Missing Air Crew Website and Yap:
 The driving force behind these modern day expeditions to Yap is Patrick Ranfranz and his website, www.missingaircrew.com.  As the nephew of an American
bomber crewman lost over Yap Island in 1944, Patrick has dedicated himself to locating and documenting every American aircraft lost on or around Yap Island
during WWII.  Over the past several years, numerous American military aircraft have been located, documented and identified both on the island and in the
waters surrounding the island.  Through the terrific efforts by Patrick and members of his group, numerous Missing In Action cases have been discovered and
solved, bring comfort and closure to the families of these brave American aviators who were lost during the war.

www.missingaircrew.com is non-profit organization that rely upon donations to help fund their projects.  For anyone who has a love of aviation history, WWII
history or a desire to assist in locating and solving some of the many Missing In Action cases from past wars, donations to this organization would serve as a
wonderful tribute to our brave soldiers and airmen who gave their lives for our country.  I implore anyone with an interest in history to visit this website and
contribute what you can to assist in the quest to solve some of the mysteries of our military past, and help to bring closure to the families of these fallen soldiers
and airmen.

 Another benefit resulting from these Missing Air Crew expeditions to Yap Island is that for the local economy and the Yapese people.  Through the efforts of
Patrick and the Yap Visitors Bureau, the local people of Yap are learning about the abundance of WWII history on the island and the importance of preserving
this history for future generations to enjoy and learn from.  From one account, the island receives approximately 4,700 visitors a year, and it is hoped through the
preservation of the existing aircraft, along with the promotion of the historical importance of the island, and the fascinating culture and history of the Yapese
people, Yap will continue to see the number of visitors it has each year rise to increasing numbers.  Visitors will also enjoy the fine craftsmanship and artistry of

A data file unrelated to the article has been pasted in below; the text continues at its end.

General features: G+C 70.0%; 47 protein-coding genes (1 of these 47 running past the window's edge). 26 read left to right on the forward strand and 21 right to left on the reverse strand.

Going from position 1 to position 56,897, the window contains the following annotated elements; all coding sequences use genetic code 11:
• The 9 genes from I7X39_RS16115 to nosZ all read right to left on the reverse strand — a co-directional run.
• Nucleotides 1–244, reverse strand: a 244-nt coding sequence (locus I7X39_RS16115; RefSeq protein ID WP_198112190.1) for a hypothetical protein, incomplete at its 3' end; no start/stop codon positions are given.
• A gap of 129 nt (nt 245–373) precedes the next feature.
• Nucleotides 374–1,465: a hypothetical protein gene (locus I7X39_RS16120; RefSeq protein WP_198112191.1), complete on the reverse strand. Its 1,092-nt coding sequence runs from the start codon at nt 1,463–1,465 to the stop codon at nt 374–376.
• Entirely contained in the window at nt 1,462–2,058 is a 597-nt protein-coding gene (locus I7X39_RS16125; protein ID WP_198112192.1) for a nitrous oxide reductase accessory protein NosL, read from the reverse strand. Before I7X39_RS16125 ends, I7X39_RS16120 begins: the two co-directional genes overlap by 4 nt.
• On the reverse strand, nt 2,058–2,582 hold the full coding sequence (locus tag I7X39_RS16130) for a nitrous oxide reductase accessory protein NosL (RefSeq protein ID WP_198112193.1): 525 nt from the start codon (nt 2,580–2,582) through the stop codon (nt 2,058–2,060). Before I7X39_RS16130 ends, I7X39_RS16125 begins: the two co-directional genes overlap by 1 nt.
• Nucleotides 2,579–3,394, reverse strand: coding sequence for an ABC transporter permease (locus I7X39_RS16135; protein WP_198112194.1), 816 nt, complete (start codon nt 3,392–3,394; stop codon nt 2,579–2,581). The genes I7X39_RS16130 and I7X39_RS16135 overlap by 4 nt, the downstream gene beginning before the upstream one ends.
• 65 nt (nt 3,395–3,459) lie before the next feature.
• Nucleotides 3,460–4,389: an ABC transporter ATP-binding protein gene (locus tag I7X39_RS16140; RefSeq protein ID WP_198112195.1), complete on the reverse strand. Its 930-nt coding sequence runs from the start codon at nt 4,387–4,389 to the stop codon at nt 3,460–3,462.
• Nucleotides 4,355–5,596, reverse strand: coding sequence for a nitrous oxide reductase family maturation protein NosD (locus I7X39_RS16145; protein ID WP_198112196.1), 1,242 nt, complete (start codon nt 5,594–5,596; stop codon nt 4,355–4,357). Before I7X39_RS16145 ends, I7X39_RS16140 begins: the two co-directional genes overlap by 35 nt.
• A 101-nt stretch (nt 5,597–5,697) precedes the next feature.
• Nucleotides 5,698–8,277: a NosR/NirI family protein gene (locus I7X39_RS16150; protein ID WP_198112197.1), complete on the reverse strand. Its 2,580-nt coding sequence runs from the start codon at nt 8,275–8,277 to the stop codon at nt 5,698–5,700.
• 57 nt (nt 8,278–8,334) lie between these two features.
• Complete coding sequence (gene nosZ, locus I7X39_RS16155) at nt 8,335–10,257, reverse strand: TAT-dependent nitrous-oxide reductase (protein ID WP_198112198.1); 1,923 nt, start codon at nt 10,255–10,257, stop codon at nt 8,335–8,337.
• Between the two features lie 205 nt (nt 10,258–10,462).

the local people.   

 In addition to the people and the natural beauty of the island, Yap provides some of the most stunning scuba diving found anywhere.    With visibility up to 200
feet or more, the waters off of Yap provide a stunning display of wildlife and WWII history.  Everything from sea turtles, sharks to Manta Rays can be found in
abundance in the waters of Yap, along with hundreds of species of brightly colored tropical fish of all shapes, sizes and colors.  For anyone who has a love of
scuba diving, you haven't seen any place like Yap.
The C.E. Daniel Collection
July 26th, 2010:  I had the opportunity to accompany a terrific team of researchers and historians to the Micronesian island of Yap, in search of a B-24 lost over
the island in 1944.  The experience was more than an adventure, it was a glimpse into the harsh realities of WWII aerial combat in the Pacific Theater, and a stark
reminder of the ultimate sacrifice made by American airmen who braved the skies of the Pacific against the Japanese, in defense of our great nation during the war.  
I also had an opportunity to spend some time on the island of Guam, observing the now silent battlefields where United States Marines once waded ashore, fighting
to rescue the island from the occupation of the Japanese.  The experience of this trip not only had a profound effect on me as an American with an interest in WWII
history, but also on my views as a collector and a preservationist of historical items.
 A much more comprehensive overview of the background for this trip can be found at
www.missingaircrew.com.  This website, created and operated by Missing
Aircrew founder Patrick Ranfranz, provides an amazingly detailed overview of the history of Yap prior to and during WWII.  Patrick's website serves not only as a
historical accounting of Yap and the American airmen lost there during WWII, but also provides an astounding display of dedication to preserving the history of those